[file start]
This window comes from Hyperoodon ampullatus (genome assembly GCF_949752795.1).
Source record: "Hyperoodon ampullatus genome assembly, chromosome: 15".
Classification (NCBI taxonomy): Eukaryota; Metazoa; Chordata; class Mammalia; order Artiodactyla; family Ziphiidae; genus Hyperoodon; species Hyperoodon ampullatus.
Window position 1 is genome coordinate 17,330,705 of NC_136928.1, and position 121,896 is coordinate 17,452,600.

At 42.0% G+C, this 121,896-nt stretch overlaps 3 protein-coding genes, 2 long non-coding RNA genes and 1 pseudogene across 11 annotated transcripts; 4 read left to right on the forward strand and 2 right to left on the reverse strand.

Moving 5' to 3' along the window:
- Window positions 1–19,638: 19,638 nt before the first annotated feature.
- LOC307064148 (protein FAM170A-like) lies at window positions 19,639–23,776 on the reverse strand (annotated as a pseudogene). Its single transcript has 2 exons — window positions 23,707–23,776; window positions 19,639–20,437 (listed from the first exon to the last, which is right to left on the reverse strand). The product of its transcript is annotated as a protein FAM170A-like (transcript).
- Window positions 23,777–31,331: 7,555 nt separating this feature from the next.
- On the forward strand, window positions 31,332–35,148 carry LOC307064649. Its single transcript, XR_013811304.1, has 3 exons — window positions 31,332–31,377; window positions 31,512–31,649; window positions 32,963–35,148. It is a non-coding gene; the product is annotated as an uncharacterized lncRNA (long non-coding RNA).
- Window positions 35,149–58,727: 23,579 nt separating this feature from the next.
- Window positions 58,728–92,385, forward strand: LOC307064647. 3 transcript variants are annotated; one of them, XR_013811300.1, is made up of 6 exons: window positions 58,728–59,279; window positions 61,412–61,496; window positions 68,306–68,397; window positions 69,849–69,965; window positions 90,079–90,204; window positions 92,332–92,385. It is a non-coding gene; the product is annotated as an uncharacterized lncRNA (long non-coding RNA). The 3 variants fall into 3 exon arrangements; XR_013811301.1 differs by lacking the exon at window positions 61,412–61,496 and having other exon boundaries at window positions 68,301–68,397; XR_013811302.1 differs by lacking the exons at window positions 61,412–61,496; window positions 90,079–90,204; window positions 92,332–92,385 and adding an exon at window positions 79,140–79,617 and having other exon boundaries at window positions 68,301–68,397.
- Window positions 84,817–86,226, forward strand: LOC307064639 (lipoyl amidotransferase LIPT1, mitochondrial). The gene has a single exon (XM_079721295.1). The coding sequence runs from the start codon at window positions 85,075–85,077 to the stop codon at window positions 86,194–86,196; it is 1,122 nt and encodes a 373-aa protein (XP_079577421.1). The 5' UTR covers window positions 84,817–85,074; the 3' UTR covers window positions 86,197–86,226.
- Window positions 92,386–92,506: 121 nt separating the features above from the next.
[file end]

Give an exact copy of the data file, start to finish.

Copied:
This window comes from Hyperoodon ampullatus (genome assembly GCF_949752795.1).
Source record: "Hyperoodon ampullatus genome assembly, chromosome: 15".
Classification (NCBI taxonomy): Eukaryota; Metazoa; Chordata; class Mammalia; order Artiodactyla; family Ziphiidae; genus Hyperoodon; species Hyperoodon ampullatus.
Window position 1 is genome coordinate 17,330,705 of NC_136928.1, and position 121,896 is coordinate 17,452,600.

At 42.0% G+C, this 121,896-nt stretch overlaps 3 protein-coding genes, 2 long non-coding RNA genes and 1 pseudogene across 11 annotated transcripts; 4 read left to right on the forward strand and 2 right to left on the reverse strand.

Moving 5' to 3' along the window:
- Window positions 1–19,638: 19,638 nt before the first annotated feature.
- LOC307064148 (protein FAM170A-like) lies at window positions 19,639–23,776 on the reverse strand (annotated as a pseudogene). Its single transcript has 2 exons — window positions 23,707–23,776; window positions 19,639–20,437 (listed from the first exon to the last, which is right to left on the reverse strand). The product of its transcript is annotated as a protein FAM170A-like (transcript).
- Window positions 23,777–31,331: 7,555 nt separating this feature from the next.
- On the forward strand, window positions 31,332–35,148 carry LOC307064649. Its single transcript, XR_013811304.1, has 3 exons — window positions 31,332–31,377; window positions 31,512–31,649; window positions 32,963–35,148. It is a non-coding gene; the product is annotated as an uncharacterized lncRNA (long non-coding RNA).
- Window positions 35,149–58,727: 23,579 nt separating this feature from the next.
- Window positions 58,728–92,385, forward strand: LOC307064647. 3 transcript variants are annotated; one of them, XR_013811300.1, is made up of 6 exons: window positions 58,728–59,279; window positions 61,412–61,496; window positions 68,306–68,397; window positions 69,849–69,965; window positions 90,079–90,204; window positions 92,332–92,385. It is a non-coding gene; the product is annotated as an uncharacterized lncRNA (long non-coding RNA). The 3 variants fall into 3 exon arrangements; XR_013811301.1 differs by lacking the exon at window positions 61,412–61,496 and having other exon boundaries at window positions 68,301–68,397; XR_013811302.1 differs by lacking the exons at window positions 61,412–61,496; window positions 90,079–90,204; window positions 92,332–92,385 and adding an exon at window positions 79,140–79,617 and having other exon boundaries at window positions 68,301–68,397.
- Window positions 84,817–86,226, forward strand: LOC307064639 (lipoyl amidotransferase LIPT1, mitochondrial). The gene has a single exon (XM_079721295.1). The coding sequence runs from the start codon at window positions 85,075–85,077 to the stop codon at window positions 86,194–86,196; it is 1,122 nt and encodes a 373-aa protein (XP_079577421.1). The 5' UTR covers window positions 84,817–85,074; the 3' UTR covers window positions 86,197–86,226.
- Window positions 92,386–92,506: 121 nt separating the features above from the next.